1. Address the guest/host using their full name

    For formal party invitations, always use a full name with no abbreviations for the guest. Traditionally, married couples are referred to as “Mr & Mrs” followed by the husband’s full name, for example “Mr & Mrs David Smith”. For couples with different surnames, include both names in the invite.

    For guests with distinguished titles, like Dr, make sure these are also used.If you’re inviting the whole family, the invitation wording would go something like this: The Smith Family.

    The host or organiser should also be addressed by full name. Sometimes this is the guest of honour, a particular person or even the organisation or company. You should word this in its own separate line as ‘Hosted by Julia Gregory’.
     
  2. Write Out the Time and Date

    The proper way of writing the time and date on your invitation is to use the full date rather than an abbreviated version. For example ‘Saturday, 18th May, 2019’ as opposed to 18.05.19.
     
  3. How Should Guests RSVP?

    RSVP essentially means ‘please reply’. For many formal events you’ll need to know the number of guests attending before the event for things such as booking seats or catering. Let your guests know the best way to get in touch with you to let you know if they’re attending or not.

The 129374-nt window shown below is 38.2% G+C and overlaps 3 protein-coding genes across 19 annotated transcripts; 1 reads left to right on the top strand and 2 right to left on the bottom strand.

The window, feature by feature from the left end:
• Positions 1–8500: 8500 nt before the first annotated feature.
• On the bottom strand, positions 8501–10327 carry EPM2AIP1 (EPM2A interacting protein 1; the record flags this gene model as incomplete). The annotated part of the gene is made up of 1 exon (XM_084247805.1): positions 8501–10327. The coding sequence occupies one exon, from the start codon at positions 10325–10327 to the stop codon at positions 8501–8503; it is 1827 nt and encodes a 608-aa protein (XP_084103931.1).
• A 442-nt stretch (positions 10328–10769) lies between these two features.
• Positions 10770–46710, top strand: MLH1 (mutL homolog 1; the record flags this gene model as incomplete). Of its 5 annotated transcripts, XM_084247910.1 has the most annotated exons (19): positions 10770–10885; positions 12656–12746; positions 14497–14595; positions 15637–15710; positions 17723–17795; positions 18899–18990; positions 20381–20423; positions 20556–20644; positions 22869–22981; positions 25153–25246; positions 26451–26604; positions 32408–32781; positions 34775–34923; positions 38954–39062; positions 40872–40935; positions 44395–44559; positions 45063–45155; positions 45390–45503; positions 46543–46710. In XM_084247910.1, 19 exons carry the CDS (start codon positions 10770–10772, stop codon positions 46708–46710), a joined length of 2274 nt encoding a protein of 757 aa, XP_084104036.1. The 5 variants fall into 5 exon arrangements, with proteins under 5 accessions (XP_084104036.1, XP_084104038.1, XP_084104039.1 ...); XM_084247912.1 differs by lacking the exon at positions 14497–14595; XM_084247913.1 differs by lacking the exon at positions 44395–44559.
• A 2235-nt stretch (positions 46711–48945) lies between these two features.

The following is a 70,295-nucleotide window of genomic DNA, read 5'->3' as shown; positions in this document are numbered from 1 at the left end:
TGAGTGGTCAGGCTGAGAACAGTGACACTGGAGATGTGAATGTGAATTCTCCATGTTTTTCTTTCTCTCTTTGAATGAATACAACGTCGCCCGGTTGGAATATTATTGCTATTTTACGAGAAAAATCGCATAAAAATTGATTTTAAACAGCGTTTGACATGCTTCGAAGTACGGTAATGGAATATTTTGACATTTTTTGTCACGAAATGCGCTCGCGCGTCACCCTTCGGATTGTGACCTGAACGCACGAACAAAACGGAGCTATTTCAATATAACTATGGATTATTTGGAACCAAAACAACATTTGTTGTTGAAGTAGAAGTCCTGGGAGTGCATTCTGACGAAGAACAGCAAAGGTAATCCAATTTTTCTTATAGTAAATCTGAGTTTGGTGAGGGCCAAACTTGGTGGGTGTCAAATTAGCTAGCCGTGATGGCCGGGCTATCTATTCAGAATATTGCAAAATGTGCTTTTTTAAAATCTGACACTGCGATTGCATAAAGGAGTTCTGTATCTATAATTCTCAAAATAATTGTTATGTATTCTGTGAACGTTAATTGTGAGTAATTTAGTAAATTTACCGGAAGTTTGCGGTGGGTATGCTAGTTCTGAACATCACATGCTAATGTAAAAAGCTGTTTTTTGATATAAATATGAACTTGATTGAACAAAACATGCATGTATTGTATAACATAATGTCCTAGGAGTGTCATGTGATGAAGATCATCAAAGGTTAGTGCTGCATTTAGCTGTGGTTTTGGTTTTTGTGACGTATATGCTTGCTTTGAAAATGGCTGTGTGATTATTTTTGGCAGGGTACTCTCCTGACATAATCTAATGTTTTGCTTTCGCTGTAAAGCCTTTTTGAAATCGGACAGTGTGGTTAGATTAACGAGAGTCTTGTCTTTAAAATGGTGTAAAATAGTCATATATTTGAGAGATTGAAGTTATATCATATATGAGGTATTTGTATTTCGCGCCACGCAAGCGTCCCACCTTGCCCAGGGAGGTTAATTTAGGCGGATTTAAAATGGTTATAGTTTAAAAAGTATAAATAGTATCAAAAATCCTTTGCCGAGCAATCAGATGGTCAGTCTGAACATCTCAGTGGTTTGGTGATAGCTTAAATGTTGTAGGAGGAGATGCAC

Here’s an example to show how these different elements piece together.

Dear Mr & Mrs David Smith
You are cordially invited to attend
Cocktails and Dinner
Celebrating our 25th Wedding Anniversary
Hosted by their daughter, Julia Gregory
Saturday 18th May 2019 at 7:30pm
Adrian’s Bistro
123 High Street, London
Please RSVP to Julia at jgregory@email.com

 


How to Write an Email Invite

If you’re planning an event for businesses and hosting as an organisation, you’ll likely be sending out an invitation email to list of email addresses rather than posting out written invitations. Here’s a quick guide to writing an electronic invite.

  1. A Professional Subject Line

    The first task on your list will be getting potential guests to open up their email. The best way to do this is to make it look formal and professional. That way it’ll stand out in their inbox from all the marketing emails they might receive.

    For example, “You’re invited to [Name of event] on 24th May, 2019)”. This is the most commonly used format for writing invite subject lines.
     
  2. Use Your Tone of Voice